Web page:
Stuck the other day at John F. Kennedy airport in New York, with inescapable CNN thoughtscreens blaring, cell-phone dialogues traversing my own personal airspace, and every decent magazine already read, I longed for a moment of quiet repose, and thought back to my day, a number of months before, wandering the virtually vacant stillness of Terminal Five. The occasion was a press preview for a forthcoming art exhibit, of the same name, that featured artists "responding" (is there a more overplayed word?) to Eero Saarinen's monumental jet-age artifact.
There was always something a bit unbelievable about the whole show, that this famous space had been handed over to a rather unknown curator; and indeed, it turned out that giving the kids the keys to the candy store was a bit ill-advised when, on its opening night party, random acts of vandalism were practiced. Ironically, the Port Authority of New York and New Jersey, an agency that always treated Terminal Five as a rather a nuisance, worthy of horrible annexation if not outright demolition, now stepped in as supreme protector, and closed the show indefinitely in the interest of Historic Preservationist National Security. At JFK again recently, I thought back to that more innocent day, wandering the forgotten spaces of one of the most famous airport interiors in the world, wishing I could return and kill an hour, tranquilly. In the interest of voyeuristic architectural-and-design curiosity for those were unable to attend the opening, I present here the never-published review of the show I was commissioned to write.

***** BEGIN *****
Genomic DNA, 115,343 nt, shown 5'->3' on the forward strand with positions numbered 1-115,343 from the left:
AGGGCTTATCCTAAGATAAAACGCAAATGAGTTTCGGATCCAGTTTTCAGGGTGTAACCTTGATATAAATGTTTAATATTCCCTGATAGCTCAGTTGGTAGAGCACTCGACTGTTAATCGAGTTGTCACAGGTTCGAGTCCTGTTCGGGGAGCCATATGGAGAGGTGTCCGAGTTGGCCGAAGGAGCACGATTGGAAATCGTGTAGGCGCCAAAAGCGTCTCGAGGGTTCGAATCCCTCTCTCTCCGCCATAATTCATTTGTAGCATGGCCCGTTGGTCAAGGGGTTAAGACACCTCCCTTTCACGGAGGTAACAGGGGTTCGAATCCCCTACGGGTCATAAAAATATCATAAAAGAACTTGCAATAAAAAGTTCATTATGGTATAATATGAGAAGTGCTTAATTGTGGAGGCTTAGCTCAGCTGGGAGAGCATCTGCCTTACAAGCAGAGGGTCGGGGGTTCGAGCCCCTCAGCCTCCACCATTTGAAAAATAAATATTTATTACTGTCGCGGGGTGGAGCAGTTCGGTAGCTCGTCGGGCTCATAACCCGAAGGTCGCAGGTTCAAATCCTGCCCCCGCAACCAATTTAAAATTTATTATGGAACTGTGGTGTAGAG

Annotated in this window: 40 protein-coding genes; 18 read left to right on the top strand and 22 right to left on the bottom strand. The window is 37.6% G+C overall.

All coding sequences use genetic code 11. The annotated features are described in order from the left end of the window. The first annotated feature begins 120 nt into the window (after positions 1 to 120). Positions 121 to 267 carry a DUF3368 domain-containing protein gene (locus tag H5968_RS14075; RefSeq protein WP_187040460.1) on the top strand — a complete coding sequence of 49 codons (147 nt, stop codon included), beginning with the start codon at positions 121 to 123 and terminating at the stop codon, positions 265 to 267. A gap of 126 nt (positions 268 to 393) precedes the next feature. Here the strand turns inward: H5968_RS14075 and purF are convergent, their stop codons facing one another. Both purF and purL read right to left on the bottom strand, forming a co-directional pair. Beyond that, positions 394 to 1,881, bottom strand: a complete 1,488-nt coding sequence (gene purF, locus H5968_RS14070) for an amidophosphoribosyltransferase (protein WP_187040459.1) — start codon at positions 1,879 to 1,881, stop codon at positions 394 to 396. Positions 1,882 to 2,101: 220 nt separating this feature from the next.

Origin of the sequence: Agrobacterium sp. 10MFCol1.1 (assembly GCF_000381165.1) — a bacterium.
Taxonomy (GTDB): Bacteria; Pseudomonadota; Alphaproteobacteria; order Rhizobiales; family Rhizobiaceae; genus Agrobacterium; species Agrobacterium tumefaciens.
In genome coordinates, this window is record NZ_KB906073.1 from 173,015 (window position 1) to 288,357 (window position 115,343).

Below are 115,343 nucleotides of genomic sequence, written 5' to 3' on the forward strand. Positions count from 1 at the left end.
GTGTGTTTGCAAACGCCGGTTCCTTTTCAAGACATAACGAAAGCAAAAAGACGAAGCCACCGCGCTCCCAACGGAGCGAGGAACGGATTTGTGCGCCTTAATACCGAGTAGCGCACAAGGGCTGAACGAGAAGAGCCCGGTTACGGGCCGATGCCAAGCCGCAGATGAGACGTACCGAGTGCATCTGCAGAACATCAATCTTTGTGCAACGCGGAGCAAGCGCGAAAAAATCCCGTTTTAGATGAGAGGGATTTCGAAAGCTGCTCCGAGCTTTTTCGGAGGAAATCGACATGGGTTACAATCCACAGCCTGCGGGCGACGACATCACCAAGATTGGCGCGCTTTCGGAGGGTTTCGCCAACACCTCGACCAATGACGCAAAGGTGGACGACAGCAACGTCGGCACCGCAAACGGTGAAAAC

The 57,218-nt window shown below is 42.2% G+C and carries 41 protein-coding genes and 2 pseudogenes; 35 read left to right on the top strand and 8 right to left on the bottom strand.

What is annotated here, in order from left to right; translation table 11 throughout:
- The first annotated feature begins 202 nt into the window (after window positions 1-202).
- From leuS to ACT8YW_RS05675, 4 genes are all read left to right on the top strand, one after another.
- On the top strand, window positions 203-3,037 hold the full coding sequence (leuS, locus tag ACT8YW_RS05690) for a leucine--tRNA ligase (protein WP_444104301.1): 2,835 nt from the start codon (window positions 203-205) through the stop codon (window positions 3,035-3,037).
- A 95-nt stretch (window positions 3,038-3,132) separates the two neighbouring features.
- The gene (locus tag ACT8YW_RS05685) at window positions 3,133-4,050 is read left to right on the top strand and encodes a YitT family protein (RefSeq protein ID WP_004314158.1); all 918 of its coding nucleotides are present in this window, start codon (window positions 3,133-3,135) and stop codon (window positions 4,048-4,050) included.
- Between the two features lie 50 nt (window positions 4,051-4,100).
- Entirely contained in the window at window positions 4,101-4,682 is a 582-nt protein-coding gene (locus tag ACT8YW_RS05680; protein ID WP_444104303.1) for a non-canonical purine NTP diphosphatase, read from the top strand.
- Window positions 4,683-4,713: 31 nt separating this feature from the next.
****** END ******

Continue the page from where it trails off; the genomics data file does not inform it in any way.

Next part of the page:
It was a pilot's day at John F. Kennedy International Airport, endless blue vistas and winds of a few gentle knots. I parked outside the defunct Terminal Five, half-expecting to hear a boarding announcement or see a porter collecting bags; instead, I merely caught some cloying gusts of jet fuel drifting across a distant tarmac. Suddenly, a man in an orange vest approached. "TSA (Transportation Safety Administration) guidelines say it's illegal to park within 300 feet of a terminal," he declared. Never mind the terminal is these days host to nothing more than an art exhibit — I put the car in the short-term lot.
Terminal Five, or more officially the "Trans World Flight Center," designed by the Finnish modernist architect Eero Saarinen, is certainly the most celebrated air terminal in America. Upon its opening in 1962, it received a few saturnine denunciations by hidebound modernists — who felt its swooping kineticism and aerodynamic contours were too-literal architectural metaphors for flight — but was otherwise a rousing popular success, a living monument to the jet-age (even in its dormant state, it still commands star power, as in backdrop to Steven Spielberg's Catch Me if You Can), the kind of place that made Andy Warhol's claim that the "airport atmosphere" was his favorite kind of place — believable.
Air terminals, on average, have a shorter life expectancy these days then the planes themselves, as airports exponentially expand and layouts change. Saarinen's TWA terminal, shuttered in 2001 after its parent went bankrupt, is in the strange position today of being both landmarked — and thus unalterable — and functionally obsolete. Its new landlord, the discount carrier Jet Blue, has been struggling to fold the terminal into its existing operations in a way that will placate preservationists yet meet its logistical program. Until early next year, the terminal was to sit vacant, however, and the curator Rachel Ward had the winning idea of filling this deeply suggestive space with art; not the Leroy Nieman prints or numbing neon sculptures that are typical airport fare, but real heady, conceptual stuff.